Over the past five years, I’ve done a lot of political and policy work in the Commonwealth, from organising the first-ever Tea Party rally, working on campaigns, testifying before the State House, running a ballot initiative, and serving on various Boards of Directors.
Every time I’m there, I see the same activists there in the trenches fighting for a better Commonwealth. There aren’t a lot of us out there, and we all get to know each other.
Since 2010, there has been a tall, amiable fixture in the door-knocking and donation circles: Charlie Baker. The guy is fifty years old and does the work that twenty-somethings often do, which is knocking on the doors of total strangers and asking them to vote for someone for state representative. Those “someones” are always fiscal conservatives and are often social conservatives. Baker has also donated extensively to conservative candidates. (See OCPF for full details.)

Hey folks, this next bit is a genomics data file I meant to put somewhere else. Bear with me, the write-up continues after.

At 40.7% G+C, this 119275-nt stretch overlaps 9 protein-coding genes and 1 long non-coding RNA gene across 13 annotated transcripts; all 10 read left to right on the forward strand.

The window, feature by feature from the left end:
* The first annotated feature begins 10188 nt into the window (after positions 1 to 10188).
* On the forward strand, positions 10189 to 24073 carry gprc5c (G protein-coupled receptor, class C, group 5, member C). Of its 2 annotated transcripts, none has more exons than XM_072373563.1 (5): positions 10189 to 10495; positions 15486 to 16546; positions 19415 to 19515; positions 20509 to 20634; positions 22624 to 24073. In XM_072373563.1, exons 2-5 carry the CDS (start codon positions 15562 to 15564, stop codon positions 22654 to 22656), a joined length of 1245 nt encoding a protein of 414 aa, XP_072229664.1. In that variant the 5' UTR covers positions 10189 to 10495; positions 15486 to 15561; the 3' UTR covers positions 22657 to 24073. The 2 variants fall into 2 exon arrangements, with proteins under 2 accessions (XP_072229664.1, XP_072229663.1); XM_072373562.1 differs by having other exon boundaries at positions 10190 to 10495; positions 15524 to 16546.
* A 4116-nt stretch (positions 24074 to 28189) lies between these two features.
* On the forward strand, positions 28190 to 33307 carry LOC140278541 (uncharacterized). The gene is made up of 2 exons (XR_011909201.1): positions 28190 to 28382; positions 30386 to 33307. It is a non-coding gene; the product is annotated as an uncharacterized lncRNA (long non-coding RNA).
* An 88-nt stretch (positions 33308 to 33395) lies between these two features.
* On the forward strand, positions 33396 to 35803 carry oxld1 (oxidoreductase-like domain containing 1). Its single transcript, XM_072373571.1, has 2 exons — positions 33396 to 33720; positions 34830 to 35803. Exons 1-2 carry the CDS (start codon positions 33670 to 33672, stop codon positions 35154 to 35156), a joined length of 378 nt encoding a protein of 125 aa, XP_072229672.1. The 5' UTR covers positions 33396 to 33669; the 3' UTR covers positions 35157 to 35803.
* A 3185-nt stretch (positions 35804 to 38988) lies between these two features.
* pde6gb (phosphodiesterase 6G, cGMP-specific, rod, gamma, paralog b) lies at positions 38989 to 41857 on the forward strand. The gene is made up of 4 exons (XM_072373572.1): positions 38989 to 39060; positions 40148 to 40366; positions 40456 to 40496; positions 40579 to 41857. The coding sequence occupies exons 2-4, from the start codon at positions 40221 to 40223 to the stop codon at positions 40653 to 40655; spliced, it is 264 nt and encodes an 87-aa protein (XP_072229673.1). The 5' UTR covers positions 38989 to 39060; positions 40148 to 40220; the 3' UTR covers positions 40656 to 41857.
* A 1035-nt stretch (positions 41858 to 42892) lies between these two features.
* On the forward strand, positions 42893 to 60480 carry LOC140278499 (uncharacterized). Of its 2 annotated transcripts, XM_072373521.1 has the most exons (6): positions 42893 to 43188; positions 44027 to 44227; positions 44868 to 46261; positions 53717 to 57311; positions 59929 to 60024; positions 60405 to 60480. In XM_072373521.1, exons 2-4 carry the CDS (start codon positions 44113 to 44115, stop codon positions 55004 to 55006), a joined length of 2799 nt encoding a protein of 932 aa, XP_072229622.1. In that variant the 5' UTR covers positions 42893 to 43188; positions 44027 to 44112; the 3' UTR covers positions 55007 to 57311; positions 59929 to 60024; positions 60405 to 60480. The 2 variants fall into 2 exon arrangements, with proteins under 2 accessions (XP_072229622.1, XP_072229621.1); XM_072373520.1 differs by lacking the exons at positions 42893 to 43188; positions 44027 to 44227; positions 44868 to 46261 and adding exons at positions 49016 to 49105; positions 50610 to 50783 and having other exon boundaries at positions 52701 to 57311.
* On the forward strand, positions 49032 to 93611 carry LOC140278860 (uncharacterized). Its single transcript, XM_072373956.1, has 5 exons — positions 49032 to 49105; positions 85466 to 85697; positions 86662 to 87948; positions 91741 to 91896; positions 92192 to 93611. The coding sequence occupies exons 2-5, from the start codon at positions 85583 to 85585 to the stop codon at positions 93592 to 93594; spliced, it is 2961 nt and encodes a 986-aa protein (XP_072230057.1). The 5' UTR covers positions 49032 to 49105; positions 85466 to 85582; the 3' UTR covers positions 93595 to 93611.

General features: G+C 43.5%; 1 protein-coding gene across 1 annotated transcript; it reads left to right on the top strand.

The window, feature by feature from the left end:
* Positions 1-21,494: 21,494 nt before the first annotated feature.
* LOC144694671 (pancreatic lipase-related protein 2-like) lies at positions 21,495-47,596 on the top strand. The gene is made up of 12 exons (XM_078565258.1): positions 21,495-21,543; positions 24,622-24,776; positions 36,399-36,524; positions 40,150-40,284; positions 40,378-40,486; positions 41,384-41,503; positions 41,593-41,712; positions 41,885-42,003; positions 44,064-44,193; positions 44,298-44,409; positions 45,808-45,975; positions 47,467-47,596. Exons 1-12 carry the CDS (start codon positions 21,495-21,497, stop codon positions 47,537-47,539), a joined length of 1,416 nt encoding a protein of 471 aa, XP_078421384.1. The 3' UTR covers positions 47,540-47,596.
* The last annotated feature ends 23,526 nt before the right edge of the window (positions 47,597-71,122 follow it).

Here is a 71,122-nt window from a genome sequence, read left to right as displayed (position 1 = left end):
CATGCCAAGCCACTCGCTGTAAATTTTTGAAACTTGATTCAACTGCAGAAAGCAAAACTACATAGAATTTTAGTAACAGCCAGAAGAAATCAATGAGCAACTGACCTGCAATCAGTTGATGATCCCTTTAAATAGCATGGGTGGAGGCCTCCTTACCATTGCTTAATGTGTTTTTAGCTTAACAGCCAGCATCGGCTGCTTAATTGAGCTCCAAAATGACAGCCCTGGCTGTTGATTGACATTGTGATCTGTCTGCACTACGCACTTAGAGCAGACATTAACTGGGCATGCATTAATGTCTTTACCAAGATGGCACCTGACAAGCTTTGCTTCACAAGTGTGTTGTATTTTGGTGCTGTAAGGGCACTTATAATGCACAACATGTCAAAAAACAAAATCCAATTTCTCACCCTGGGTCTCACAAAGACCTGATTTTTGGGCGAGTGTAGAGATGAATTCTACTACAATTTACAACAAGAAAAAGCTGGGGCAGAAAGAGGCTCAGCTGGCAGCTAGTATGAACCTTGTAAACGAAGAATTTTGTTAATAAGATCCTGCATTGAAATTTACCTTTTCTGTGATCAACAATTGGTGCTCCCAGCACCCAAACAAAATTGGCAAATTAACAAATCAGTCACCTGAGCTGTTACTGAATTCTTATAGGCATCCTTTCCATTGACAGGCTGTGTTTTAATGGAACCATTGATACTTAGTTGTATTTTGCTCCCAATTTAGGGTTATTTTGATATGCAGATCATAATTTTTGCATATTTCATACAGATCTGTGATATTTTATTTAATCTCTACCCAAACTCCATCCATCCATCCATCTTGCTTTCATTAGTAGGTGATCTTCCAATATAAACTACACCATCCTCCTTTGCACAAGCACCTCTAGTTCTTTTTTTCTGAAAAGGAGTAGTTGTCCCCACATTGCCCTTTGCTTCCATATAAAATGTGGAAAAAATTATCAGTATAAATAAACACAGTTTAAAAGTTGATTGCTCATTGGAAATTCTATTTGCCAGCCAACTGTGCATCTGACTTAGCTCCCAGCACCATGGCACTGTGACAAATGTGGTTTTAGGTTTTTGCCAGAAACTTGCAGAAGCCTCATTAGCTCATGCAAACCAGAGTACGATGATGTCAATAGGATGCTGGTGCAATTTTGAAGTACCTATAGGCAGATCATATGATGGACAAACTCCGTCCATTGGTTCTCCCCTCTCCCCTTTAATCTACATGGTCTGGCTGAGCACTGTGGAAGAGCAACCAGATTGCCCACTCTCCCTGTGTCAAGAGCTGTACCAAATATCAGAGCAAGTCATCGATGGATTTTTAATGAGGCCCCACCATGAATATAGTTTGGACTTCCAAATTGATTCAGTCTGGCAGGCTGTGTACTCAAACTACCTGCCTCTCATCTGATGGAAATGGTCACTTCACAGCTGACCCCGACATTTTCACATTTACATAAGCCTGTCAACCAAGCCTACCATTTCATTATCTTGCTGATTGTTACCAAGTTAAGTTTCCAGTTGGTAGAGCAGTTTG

One pro-life delegate said that he supported Charlie for pro-life reasons: Baker has done more for the pro-life movement than Fisher has. Fisher proudly stated that he is pro-life (to the cheers in the delegates); however, as far as any of us know, he hasn’t done anything to advance the pro-life cause.
The same ideological division is echoed in delegates and conservative voters. I personally have zero patience with the keyboard jockeys whose only contribution to the cause is to bitch on Facebook and my blog about how they are going to get Charlie to lose. Aside from the fact that you don’t show strength by getting people to lose – you show it by winning – slactivism is just plain irritating. Go out and find a better candidate (who can get more than one-in-six conservative activists to support him or her), campaign for that person, spend your own time and money trying to get them to win, and then you can talk about what an awesome political animal you are.